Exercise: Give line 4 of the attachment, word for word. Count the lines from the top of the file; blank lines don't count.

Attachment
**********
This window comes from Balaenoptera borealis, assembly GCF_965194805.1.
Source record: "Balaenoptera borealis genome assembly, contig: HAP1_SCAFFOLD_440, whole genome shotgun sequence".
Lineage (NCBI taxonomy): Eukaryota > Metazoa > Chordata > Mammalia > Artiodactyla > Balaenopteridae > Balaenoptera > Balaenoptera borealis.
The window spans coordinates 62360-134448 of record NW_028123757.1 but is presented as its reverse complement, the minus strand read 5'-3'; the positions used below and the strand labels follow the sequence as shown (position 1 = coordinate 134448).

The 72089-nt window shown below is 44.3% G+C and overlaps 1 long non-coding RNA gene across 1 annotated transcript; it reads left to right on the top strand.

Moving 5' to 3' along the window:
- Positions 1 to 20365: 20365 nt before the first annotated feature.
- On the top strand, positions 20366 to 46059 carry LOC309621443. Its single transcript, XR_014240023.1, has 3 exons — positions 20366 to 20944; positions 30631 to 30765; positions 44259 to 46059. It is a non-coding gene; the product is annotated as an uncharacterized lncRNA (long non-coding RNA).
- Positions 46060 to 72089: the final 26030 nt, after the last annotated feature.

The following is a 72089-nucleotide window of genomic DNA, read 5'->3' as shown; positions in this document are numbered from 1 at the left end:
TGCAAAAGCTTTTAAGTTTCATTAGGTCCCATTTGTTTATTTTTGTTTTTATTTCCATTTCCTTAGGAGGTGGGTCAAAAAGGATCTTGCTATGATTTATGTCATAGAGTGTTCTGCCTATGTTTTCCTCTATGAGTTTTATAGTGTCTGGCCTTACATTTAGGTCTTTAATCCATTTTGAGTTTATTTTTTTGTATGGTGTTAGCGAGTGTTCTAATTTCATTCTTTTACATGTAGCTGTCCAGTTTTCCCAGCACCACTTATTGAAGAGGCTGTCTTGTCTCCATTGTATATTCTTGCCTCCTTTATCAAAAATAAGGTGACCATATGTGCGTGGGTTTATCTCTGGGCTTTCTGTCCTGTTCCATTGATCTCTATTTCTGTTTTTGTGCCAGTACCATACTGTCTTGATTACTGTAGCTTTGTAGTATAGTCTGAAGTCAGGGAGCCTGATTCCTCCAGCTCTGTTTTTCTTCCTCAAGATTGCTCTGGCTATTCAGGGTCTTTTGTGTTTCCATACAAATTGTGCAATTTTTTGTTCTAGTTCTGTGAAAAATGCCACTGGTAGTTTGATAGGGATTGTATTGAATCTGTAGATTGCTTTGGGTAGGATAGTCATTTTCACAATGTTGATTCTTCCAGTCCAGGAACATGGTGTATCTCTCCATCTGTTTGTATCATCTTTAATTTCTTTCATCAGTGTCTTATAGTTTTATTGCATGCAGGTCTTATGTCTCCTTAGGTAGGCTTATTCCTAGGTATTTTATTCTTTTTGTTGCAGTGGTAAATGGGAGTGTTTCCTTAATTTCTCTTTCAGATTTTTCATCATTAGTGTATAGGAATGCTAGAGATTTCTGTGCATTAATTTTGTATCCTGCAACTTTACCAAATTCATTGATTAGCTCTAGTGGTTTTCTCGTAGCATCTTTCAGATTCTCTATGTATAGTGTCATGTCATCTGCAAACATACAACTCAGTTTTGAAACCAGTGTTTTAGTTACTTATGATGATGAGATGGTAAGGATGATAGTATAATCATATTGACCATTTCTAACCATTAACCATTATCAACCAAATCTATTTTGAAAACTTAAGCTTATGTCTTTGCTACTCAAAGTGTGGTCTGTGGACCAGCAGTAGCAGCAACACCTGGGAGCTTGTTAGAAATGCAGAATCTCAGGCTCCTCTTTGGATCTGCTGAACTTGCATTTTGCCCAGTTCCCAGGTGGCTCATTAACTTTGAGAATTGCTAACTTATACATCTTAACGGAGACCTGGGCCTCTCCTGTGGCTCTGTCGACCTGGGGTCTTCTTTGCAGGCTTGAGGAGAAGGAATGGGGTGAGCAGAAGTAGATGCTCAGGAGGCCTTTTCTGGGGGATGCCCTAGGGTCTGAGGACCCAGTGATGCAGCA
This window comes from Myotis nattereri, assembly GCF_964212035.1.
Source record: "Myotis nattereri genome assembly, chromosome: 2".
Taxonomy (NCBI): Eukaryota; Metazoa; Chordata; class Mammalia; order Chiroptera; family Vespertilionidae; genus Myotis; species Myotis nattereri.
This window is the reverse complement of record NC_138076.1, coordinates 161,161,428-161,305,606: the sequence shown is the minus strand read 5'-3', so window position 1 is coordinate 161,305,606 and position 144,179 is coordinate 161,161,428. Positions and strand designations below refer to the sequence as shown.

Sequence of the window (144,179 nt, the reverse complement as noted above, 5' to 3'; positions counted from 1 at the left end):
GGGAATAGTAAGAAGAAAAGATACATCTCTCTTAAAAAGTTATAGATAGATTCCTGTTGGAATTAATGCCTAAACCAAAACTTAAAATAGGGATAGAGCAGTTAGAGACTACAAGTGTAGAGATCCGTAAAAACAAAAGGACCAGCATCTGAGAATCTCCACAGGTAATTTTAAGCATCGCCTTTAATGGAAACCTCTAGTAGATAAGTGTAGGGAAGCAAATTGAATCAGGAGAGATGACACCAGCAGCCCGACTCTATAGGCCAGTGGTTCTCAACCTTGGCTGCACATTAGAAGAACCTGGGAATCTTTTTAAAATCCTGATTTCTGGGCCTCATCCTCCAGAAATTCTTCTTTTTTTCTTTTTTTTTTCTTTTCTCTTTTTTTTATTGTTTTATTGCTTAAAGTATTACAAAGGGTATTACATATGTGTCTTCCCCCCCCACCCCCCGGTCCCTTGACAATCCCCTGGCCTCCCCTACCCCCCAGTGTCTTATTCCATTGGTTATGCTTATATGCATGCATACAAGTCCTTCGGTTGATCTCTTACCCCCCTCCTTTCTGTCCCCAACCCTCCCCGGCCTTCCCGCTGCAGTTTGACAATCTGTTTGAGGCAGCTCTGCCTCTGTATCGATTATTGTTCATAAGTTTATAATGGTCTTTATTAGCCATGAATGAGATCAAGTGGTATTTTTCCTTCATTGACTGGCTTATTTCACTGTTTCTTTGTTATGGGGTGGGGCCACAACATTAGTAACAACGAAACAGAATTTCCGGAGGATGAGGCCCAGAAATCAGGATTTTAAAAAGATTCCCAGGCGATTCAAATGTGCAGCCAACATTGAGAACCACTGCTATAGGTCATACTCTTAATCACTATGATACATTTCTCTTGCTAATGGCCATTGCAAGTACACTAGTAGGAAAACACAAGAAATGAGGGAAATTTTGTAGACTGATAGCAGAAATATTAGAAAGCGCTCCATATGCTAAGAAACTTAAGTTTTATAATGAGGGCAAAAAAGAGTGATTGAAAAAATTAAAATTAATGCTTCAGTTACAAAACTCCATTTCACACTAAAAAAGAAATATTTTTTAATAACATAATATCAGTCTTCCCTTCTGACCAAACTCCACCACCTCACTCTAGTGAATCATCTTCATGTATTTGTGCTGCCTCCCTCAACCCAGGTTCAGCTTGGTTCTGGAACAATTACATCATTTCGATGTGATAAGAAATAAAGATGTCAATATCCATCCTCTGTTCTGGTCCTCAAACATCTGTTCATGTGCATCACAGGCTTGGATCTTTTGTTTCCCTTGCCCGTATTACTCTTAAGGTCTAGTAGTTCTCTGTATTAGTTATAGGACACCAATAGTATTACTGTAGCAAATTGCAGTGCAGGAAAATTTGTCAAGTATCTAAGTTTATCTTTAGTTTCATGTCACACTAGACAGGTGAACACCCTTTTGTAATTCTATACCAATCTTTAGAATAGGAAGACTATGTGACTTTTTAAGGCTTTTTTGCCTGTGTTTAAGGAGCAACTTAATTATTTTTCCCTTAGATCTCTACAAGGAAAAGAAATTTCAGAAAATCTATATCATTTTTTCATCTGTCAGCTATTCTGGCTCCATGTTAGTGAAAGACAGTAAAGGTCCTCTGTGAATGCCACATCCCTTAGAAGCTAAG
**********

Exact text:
The window spans coordinates 62360-134448 of record NW_028123757.1 but is presented as its reverse complement, the minus strand read 5'-3'; the positions used below and the strand labels follow the sequence as shown (position 1 = coordinate 134448).